KUALA LUMPUR (Nov 24): Fostering productivity, protecting incomes and building an inclusive aged care system are the three main policy recommendations the World Bank has for Malaysia to cope with transitioning into an ageing society.
Rapid ageing will be a crucial megatrend affecting Malaysia in the coming decades, the World Bank said today. As of 2020, more than 7% of Malaysia’s population are aged 65 and above, officially classifying the country as an aged society by the common definition.
It said the rate of ageing will increase in the coming years, and the share of the population aged 65 and above is projected to double to 14% by 2044 and later to 20% by 2056, making it a “super-aged” society.
Meanwhile, the ratio of the number of people aged 65 and above over those of the working age is also projected to rise, raising old-age dependency in households.
The World Bank said this in its new report titled "A Silver Lining: Productive and Inclusive Aging for Malaysia" launched today.
Firas Raad, the World Bank Group's representative to Malaysia and its country manager, noted that the country’s transition is happening at a similar pace to that of Japan and follows the trend of other high-income economies.
He said the ageing megatrend brings with it new challenges for Malaysia in areas such as employment, income security and aged care.
Identifying these challenges, he said slower population growth and a shrinking relative size of the working-age population will account for a third of the decline in headline gross domestic product (GDP) growth by 2050. The poverty incidence and vulnerability of older persons will increase with age, while the prevalence of disabilities accumulates over longer life spans, increasing care needs.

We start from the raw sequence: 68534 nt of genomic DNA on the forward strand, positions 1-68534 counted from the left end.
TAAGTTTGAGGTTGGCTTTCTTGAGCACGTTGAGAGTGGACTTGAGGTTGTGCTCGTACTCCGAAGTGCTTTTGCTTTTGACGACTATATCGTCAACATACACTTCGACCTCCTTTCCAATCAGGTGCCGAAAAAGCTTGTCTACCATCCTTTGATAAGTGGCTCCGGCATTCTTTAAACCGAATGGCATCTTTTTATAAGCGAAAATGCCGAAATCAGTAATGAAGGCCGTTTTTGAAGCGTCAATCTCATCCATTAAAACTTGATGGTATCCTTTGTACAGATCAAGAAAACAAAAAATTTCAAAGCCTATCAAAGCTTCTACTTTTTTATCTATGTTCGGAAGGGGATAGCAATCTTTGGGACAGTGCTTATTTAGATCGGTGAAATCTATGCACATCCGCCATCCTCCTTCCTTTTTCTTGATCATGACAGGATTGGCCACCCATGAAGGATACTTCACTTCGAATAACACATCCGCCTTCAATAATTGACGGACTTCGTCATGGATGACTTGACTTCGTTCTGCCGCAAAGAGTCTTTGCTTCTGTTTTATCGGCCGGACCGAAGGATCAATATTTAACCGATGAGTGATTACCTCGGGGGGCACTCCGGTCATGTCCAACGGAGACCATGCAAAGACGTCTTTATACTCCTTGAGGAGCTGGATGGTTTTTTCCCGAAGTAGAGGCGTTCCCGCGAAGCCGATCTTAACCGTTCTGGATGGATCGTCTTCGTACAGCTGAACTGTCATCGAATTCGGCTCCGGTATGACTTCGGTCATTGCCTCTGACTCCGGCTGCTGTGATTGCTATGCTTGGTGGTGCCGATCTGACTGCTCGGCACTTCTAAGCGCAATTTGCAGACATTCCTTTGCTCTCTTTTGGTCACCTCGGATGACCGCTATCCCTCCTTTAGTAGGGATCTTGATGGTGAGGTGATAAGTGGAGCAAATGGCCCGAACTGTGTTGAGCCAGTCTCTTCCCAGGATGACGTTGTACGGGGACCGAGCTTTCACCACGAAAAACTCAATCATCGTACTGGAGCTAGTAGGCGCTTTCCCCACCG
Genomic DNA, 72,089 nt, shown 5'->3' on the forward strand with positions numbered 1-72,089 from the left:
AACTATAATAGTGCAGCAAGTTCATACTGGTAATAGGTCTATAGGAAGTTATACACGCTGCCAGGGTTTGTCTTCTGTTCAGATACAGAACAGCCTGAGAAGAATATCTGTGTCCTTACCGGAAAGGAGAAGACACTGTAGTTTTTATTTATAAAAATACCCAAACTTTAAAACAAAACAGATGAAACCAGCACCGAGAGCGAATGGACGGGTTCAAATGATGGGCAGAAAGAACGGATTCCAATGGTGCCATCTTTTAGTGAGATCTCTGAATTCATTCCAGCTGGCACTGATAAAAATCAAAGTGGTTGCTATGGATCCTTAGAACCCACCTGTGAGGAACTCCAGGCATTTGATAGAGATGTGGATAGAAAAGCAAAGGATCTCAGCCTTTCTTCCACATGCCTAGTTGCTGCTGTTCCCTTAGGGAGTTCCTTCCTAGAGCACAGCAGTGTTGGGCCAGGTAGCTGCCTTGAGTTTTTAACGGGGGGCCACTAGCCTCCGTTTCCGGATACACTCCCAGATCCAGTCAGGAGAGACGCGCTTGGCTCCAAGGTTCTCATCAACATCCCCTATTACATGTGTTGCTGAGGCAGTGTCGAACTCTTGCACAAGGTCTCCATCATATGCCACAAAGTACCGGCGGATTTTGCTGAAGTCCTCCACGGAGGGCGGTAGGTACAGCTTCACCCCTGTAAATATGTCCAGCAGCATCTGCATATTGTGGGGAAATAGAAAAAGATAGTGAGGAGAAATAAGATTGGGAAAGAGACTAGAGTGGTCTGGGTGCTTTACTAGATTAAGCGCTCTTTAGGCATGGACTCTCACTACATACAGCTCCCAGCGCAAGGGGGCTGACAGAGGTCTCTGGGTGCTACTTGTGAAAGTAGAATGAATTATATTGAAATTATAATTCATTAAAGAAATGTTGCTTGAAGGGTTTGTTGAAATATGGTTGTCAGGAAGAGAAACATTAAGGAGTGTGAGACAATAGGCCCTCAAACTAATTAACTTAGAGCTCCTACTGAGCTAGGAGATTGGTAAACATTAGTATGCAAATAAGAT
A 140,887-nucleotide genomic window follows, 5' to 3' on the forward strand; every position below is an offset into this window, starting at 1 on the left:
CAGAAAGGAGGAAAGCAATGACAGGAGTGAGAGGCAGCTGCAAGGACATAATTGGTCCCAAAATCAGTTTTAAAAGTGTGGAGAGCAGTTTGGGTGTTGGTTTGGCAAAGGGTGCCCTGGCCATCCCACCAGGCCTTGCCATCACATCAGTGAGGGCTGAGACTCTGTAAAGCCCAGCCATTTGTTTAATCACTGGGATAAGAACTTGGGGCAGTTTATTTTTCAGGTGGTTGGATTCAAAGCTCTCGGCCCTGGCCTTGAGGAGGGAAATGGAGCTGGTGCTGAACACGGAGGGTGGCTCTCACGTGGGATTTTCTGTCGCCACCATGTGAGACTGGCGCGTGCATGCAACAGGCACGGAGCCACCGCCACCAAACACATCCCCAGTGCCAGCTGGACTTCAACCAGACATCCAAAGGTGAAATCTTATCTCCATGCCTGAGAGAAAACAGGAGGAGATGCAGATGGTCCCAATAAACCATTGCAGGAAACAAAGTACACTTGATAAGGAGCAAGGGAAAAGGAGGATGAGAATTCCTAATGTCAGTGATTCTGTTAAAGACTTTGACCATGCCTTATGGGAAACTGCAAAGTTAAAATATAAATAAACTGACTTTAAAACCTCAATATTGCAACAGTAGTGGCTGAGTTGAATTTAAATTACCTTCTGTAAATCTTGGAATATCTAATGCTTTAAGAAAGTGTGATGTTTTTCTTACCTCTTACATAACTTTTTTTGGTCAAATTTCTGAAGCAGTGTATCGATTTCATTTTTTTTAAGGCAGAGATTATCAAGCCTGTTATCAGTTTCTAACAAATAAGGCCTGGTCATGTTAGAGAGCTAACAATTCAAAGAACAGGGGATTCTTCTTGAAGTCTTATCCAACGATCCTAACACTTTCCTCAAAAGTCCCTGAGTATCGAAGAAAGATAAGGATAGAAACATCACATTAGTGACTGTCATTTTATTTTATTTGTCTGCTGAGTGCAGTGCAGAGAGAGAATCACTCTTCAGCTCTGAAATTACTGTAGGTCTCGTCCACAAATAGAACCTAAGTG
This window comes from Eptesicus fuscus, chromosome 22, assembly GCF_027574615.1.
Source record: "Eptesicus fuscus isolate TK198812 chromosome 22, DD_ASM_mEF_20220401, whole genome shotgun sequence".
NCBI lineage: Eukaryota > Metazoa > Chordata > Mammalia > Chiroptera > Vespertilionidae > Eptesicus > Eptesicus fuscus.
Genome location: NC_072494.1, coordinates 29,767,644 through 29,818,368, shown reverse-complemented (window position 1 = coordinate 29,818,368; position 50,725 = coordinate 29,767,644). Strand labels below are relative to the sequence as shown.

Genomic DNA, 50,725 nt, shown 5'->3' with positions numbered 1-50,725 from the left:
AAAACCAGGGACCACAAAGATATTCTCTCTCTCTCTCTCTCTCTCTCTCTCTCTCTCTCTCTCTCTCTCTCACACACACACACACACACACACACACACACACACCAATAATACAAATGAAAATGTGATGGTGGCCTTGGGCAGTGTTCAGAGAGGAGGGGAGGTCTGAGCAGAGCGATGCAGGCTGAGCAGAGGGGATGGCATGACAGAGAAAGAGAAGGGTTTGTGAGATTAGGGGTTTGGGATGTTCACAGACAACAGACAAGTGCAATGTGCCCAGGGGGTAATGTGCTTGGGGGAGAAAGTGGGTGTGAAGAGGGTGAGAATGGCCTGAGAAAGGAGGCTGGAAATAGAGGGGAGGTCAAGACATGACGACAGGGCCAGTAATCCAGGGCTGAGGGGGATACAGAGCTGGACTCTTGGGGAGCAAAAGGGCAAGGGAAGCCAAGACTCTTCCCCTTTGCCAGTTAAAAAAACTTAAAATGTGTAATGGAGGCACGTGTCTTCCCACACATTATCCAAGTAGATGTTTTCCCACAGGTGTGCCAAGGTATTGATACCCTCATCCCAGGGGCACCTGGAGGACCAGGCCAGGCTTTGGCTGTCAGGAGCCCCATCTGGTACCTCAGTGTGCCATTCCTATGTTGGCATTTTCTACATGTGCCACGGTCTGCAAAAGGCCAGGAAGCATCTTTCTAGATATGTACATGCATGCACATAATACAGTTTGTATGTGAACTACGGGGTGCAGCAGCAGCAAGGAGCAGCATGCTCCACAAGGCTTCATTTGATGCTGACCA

Furthermore, a rising old age dependency ratio could increase the vulnerability of older persons as families struggle to cope with care needs.
“Malaysia has an opportunity to better protect its elderly citizens and enable them to age with dignity and purpose. The provision of minimum income protection for older Malaysians will require further improvements in the coverage and adequacy of social insurance schemes. A broadly targeted tax-financed social pension may also be required to comprehensively cover the population,” he said during the virtual launch of the report earlier.
While an ageing population has its challenges, it is not without opportunities, the World Bank said, noting that serving needs and demands of older persons can open a new “silver economy”.
Therefore, there is room for improvements in employment prospects for older workers, with no evidence to suggest a negative impact on job prospects for younger workers. Additionally, if more Malaysians age 50 to 64 are active on the labour market, this can also serve to address talent shortages, the report said.
Meanwhile, developing the aged care sector can position the industry to be a new driver of economic growth, job creation, improved social services and a better quality of life, it said.